Craft Recordings / Contemporary Records CR00382
Musical Performance: *****
Sound Quality: ****
Overall Enjoyment: ****½
Art Pepper was one of the great saxophonists in jazz and among the most troubled—which is saying a lot. It’s a crowded field. Pepper struggled with drug addiction and did several stints in jail in the ’50s and ’60s. His memoir, Straight Life (1979), which he cowrote with his third wife, Laurie, is a harrowing story of his life in jazz. After reading it, I was amazed that Pepper had been able to make so many good records and be such a force in music.
Pepper recorded Art Pepper Meets the Rhythm Section for Contemporary Records in January 1957. Conditions were less than ideal. He was on drugs again and his saxophone needed to be repaired. According to Lester Koenig’s liner notes for the album, Pepper hadn’t played for two weeks, while Pepper wrote in Straight Life that he hadn’t played in six months—in any case, he wasn’t ready and only found out about the session on the morning it was to be recorded.
Art Pepper Meets the Rhythm Section ended up being one of his best records. The other musicians on the session inspired some of Pepper’s strongest playing up to that point. Pianist Red Garland, bassist Paul Chambers, and drummer “Philly” Joe Jones had been with Miles Davis for two years and were in top form, both as individual players and as a unit.
Roy DuNann was the recording engineer for Contemporary Records, and his work was exemplary. The label’s recordings sound natural and immediate, even after more than 70 years. Contemporary Records is now part of the Concord Group, and Acoustic Sounds has partnered with Concord’s Craft Recordings to produce a Contemporary Records / Acoustic Sounds reissue series. Bernie Grundman does the all-analog mastering, Quality Record Pressings manufactures the vinyl, and Stoughton Printing produces the old-style tip-on covers.
I have a copy of Art Pepper Meets the Rhythm Section that was mastered by Phil De Lancie and reissued on vinyl in 1988. The group begins the album with a sprightly take on Cole Porter’s “You’d Be So Nice to Come Home To.” De Lancie’s mastering on the earlier LP is very crisp and lively. When I compared them, Grundman’s mastering on the new release of the album sounded a bit more relaxed—Jones’s hi-hat had more splash on the earlier pressing, and his snare cut a little more sharply; and Chambers’s bass had more oomph on De Lancie’s cut of the LP.
As I listened to the new pressing, I noticed that Grundman had made some adjustments that at first seemed to soften the sound of the music. Careful listening led me to appreciate this reissue. Grundman backed off some of the compression and the result gave more room to the rhythm section, which DuNann had placed solidly in the right channel in the original recording—Pepper had the left channel to himself. On the new pressing, Jones, Chambers, and Garland sounded more layered than they were on the 1988 LP. When the rhythm section takes off during Pepper’s improvisations, Chambers’s bass lines unfolded effortlessly, and Garland’s chords sounded fuller. Pepper’s sax had plenty of fire on the new pressing, but somewhat less treble edginess.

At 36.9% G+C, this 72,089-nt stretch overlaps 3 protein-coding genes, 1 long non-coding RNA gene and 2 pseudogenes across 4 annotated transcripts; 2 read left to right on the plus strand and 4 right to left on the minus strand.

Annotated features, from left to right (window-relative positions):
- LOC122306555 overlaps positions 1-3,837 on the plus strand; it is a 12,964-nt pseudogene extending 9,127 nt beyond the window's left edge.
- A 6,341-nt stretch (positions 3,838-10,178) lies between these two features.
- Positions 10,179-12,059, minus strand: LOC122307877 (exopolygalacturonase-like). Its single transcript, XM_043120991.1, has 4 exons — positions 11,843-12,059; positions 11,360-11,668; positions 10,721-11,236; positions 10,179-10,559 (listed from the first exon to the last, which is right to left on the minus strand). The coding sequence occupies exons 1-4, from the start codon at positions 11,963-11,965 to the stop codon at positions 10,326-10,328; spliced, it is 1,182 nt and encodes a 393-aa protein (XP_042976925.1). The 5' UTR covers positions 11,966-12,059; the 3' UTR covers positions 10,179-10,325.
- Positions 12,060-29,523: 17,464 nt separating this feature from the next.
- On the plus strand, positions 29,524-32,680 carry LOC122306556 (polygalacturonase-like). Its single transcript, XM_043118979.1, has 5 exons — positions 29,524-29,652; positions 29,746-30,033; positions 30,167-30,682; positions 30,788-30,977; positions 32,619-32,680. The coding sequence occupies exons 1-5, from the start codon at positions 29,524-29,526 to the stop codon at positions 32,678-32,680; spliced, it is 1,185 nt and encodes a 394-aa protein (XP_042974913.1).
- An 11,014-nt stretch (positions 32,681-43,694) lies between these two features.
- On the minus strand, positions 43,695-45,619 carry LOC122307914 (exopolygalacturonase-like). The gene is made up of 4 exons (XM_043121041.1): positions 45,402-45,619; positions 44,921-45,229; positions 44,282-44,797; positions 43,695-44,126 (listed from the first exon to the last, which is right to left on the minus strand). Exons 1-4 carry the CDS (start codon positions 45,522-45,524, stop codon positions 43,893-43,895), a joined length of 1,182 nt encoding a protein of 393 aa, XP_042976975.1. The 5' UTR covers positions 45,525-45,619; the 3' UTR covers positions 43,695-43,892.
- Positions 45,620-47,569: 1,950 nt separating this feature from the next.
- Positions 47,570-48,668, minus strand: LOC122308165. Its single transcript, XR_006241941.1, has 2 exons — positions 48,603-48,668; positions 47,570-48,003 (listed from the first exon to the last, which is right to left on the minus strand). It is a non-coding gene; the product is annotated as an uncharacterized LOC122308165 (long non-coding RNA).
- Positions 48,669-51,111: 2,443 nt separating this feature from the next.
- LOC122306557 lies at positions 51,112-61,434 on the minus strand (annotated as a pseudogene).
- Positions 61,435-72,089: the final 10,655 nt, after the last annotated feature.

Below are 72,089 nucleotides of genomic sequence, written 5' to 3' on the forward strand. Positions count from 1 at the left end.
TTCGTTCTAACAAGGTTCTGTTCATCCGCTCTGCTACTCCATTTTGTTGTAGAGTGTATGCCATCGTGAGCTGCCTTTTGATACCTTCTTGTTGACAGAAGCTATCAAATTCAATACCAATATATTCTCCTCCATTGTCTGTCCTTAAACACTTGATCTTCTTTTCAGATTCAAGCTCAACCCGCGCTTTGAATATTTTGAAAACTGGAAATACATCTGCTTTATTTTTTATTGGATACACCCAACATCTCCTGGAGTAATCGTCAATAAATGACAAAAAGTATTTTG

Garland cowrote “Red Pepper Blues” for the session. The song moves at a brisk tempo, with Pepper and Garland stating the opening theme in tandem. Garland’s piano lines were easier for me to follow on the new pressing. Jones’s drums were more recessed, which gave the piano more space to reverberate, especially during Garland’s solo. Chambers’s arco bass solo had more texture and grit on the earlier pressing, but more low-frequency fullness on the new one.
The quartet plays the Johnny Burke / Jimmy Van Heusen tune “Imagination” at a medium tempo that lets Pepper show his nearly peerless way with a ballad. His melodies rolled out more easily on the new pressing and the slight reverb echo around his sax was easier to discern. Jones’s cymbals were crisper and the snare brighter on the earlier pressing, but by softening them in the new master, Grundman has allowed Garland’s piano to register more fully. Garland’s piano solo was warmer and the notes sustained longer. “Tin Tin Deo,” a Latin-jazz tune by Chano Pozo and Gil Fuller, is a strong showcase for Jones. His drums sounded livelier on the earlier pressing, but they had more dynamic range on this reissue.
De Lancie also mastered the 1988 CD release of the album, and a quick comparison showed some similarities. No surprise, given that he did both masters at about the same time. De Lancie’s vinyl cut of Art Pepper Meets the Rhythm Section brought me a step closer to the music; the CD sounded flatter by comparison. At that point, Contemporary’s recordings were held by Fantasy Records and reissued as part of its Original Jazz Classics series. Throughout the ’80s, the OJC vinyl releases were all-analog.
This is the third Contemporary Records / Acoustic Sounds release I’ve bought, and all three are cut at somewhat lower output than most LPs. Roll the volume up just a bit, and the music comes to life. Pull the earlier pressing back a little, and it becomes less aggressive. Since a slight rise in volume is called for on this new pressing, it’s a good thing my copy arrived dead quiet. It was also flat and centered. The cover photo looks a little washed out, but so does the 1988 cover and the CD insert photo—I don’t have an original as a reference. The LP comes in a nice antistatic inner sleeve.
If I had to choose between these two pressings, both of which are currently available, I’d lean toward the new one. Grundman’s mastering gives the music more nuance and space, along with a bit more dynamic range. If you love Art Pepper Meets the Rhythm Section, this new pressing is a good purchase—even if you have the De Lancie pressing. And if you don’t already have a vinyl copy of the album, this is the one to go for.
. . . Joseph Taylor